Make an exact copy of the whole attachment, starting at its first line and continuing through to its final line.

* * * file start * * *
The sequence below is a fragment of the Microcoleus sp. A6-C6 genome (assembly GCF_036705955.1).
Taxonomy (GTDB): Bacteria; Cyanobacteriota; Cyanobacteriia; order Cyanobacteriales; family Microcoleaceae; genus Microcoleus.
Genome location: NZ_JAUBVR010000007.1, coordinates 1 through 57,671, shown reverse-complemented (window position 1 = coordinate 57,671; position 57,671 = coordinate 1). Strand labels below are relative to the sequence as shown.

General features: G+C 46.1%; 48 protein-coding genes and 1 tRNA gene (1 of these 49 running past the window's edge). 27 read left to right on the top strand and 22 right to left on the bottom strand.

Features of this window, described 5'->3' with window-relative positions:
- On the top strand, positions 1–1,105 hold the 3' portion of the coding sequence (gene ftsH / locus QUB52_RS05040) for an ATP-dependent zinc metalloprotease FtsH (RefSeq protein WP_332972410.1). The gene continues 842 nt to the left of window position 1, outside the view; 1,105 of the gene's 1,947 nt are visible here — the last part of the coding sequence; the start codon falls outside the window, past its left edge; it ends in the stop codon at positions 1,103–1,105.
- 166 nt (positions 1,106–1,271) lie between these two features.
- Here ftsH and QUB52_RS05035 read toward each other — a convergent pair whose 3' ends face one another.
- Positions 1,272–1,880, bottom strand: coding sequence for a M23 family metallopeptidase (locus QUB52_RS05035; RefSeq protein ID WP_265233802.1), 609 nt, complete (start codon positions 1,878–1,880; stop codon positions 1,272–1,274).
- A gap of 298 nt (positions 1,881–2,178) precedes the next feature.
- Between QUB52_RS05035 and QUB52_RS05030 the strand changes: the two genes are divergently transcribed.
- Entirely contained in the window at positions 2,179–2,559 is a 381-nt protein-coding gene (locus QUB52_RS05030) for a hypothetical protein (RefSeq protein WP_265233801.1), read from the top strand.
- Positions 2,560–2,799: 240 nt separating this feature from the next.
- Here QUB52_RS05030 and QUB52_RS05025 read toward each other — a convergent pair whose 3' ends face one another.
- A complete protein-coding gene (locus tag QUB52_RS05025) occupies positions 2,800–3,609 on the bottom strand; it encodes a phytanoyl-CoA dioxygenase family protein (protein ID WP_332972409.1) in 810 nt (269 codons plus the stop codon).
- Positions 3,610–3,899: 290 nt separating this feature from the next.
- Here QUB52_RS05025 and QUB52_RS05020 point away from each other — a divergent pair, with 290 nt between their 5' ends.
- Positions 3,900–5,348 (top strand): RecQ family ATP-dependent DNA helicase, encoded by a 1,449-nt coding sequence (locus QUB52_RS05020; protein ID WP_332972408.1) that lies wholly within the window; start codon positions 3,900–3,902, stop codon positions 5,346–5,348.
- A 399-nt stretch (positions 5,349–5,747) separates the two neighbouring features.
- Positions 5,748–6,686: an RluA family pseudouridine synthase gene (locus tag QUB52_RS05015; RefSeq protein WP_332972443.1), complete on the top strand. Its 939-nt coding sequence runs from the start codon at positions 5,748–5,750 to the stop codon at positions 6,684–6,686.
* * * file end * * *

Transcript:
The sequence below is a fragment of the Microcoleus sp. A6-C6 genome (assembly GCF_036705955.1).
Taxonomy (GTDB): Bacteria; Cyanobacteriota; Cyanobacteriia; order Cyanobacteriales; family Microcoleaceae; genus Microcoleus.
Genome location: NZ_JAUBVR010000007.1, coordinates 1 through 57,671, shown reverse-complemented (window position 1 = coordinate 57,671; position 57,671 = coordinate 1). Strand labels below are relative to the sequence as shown.

General features: G+C 46.1%; 48 protein-coding genes and 1 tRNA gene (1 of these 49 running past the window's edge). 27 read left to right on the top strand and 22 right to left on the bottom strand.

Features of this window, described 5'->3' with window-relative positions:
- On the top strand, positions 1–1,105 hold the 3' portion of the coding sequence (gene ftsH / locus QUB52_RS05040) for an ATP-dependent zinc metalloprotease FtsH (RefSeq protein WP_332972410.1). The gene continues 842 nt to the left of window position 1, outside the view; 1,105 of the gene's 1,947 nt are visible here — the last part of the coding sequence; the start codon falls outside the window, past its left edge; it ends in the stop codon at positions 1,103–1,105.
- 166 nt (positions 1,106–1,271) lie between these two features.
- Here ftsH and QUB52_RS05035 read toward each other — a convergent pair whose 3' ends face one another.
- Positions 1,272–1,880, bottom strand: coding sequence for a M23 family metallopeptidase (locus QUB52_RS05035; RefSeq protein ID WP_265233802.1), 609 nt, complete (start codon positions 1,878–1,880; stop codon positions 1,272–1,274).
- A gap of 298 nt (positions 1,881–2,178) precedes the next feature.
- Between QUB52_RS05035 and QUB52_RS05030 the strand changes: the two genes are divergently transcribed.
- Entirely contained in the window at positions 2,179–2,559 is a 381-nt protein-coding gene (locus QUB52_RS05030) for a hypothetical protein (RefSeq protein WP_265233801.1), read from the top strand.
- Positions 2,560–2,799: 240 nt separating this feature from the next.
- Here QUB52_RS05030 and QUB52_RS05025 read toward each other — a convergent pair whose 3' ends face one another.
- A complete protein-coding gene (locus tag QUB52_RS05025) occupies positions 2,800–3,609 on the bottom strand; it encodes a phytanoyl-CoA dioxygenase family protein (protein ID WP_332972409.1) in 810 nt (269 codons plus the stop codon).
- Positions 3,610–3,899: 290 nt separating this feature from the next.
- Here QUB52_RS05025 and QUB52_RS05020 point away from each other — a divergent pair, with 290 nt between their 5' ends.
- Positions 3,900–5,348 (top strand): RecQ family ATP-dependent DNA helicase, encoded by a 1,449-nt coding sequence (locus QUB52_RS05020; protein ID WP_332972408.1) that lies wholly within the window; start codon positions 3,900–3,902, stop codon positions 5,346–5,348.
- A 399-nt stretch (positions 5,349–5,747) separates the two neighbouring features.
- Positions 5,748–6,686: an RluA family pseudouridine synthase gene (locus tag QUB52_RS05015; RefSeq protein WP_332972443.1), complete on the top strand. Its 939-nt coding sequence runs from the start codon at positions 5,748–5,750 to the stop codon at positions 6,684–6,686.